Matric results are getting better. This is good news for the students concerned. But the minister of education is wrong to say the results show government strategy is ‘improving education quality’.
The Sunday Independent this week ran an article on a new report by a group of scientists claiming that the positioning of cell phone masts in residential areas is linked to incidence of cancer. The article overplayed the evidence.
While evidence that women drink too much while pregnant is widespread, no research backs Sky News’ claim that South African mothers drink heavily deliberately to damage their unborn babies and claim disability benefits.
Since strict gun controls came into force in 2004, gun crime in South Africa has fallen by more than 21 percent. Did the new controls cause the drop in gun crime as police claimed last week? Their data is inconclusive but cause of death figures from studies of mortuary statistics back their claim.
Eskom CEO Brian Dames’ claim that annual rises of 16 percent in electricity tariffs will “not harm” the poor is wrong. The assistance proposed for the poorest will not shield them. Proportional to income, they will be hard hit.
Helen Zille is right to dispute claims by ANC leaders and others that opposition-run Cape Town is ‘more unequal’ than other South African cities. It is one of the most unequal cities in the world but other SA cities are more unequal still, UN figures show.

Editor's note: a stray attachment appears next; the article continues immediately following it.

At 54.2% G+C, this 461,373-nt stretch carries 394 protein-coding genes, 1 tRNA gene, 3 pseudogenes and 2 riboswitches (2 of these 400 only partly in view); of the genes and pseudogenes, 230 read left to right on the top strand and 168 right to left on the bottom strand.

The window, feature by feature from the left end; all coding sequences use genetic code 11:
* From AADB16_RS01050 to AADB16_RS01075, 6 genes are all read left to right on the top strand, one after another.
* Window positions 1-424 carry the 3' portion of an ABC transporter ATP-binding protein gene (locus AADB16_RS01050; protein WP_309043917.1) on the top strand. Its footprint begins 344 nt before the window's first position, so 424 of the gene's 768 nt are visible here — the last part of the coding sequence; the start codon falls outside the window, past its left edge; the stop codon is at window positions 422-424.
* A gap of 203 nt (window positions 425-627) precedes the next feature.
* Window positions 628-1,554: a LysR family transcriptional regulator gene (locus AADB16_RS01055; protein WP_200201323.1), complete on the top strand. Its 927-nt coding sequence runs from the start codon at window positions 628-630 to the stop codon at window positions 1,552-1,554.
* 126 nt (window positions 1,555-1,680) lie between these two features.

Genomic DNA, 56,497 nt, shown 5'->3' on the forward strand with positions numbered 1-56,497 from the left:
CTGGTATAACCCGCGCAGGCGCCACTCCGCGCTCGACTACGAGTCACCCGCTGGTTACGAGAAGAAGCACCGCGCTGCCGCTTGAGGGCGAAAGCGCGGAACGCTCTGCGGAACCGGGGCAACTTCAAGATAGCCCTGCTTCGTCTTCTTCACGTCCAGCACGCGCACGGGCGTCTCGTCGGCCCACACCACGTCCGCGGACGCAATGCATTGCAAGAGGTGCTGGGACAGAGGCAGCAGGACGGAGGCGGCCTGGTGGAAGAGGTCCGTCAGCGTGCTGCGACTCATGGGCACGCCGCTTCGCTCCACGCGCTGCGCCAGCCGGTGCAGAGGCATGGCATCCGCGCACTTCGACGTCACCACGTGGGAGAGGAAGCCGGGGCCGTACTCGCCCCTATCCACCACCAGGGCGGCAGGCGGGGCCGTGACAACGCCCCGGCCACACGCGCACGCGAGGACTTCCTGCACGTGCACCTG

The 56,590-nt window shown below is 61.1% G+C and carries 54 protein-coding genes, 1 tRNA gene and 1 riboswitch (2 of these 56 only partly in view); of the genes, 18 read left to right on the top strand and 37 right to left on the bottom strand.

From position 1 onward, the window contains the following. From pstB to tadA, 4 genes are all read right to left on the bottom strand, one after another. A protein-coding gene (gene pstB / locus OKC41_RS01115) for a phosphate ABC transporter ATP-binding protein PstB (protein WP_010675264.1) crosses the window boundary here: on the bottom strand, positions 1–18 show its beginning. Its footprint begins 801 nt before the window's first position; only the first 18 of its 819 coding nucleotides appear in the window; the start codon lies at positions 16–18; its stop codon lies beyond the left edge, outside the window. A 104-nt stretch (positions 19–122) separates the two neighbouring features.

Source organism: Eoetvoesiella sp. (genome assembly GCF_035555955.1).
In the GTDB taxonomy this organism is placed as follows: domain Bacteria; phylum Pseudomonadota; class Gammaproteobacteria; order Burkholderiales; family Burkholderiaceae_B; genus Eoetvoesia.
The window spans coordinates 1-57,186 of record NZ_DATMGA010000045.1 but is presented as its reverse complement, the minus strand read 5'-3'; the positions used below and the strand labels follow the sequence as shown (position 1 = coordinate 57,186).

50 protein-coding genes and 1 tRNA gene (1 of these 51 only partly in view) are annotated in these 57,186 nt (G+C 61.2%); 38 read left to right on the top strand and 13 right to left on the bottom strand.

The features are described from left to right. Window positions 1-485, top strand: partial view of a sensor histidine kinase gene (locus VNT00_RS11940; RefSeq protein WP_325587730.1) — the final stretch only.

The department of health says that 96% of South African children receive all necessary vaccinations. The World Health Organisation (WHO) says only 64% do. In fact, the data is flawed, undermining both their claims.
South African President Jacob Zuma claimed last week that the gap between rich and poor has been narrowing. The opposition DA claimed that it is growing steadily. A careful look at the statistics shows both are wrong,
On World Rhino Day we report on the medical claims made by the sellers of rhino horn powder and the studies that prove you would be better off with an aspirin or biting your nails.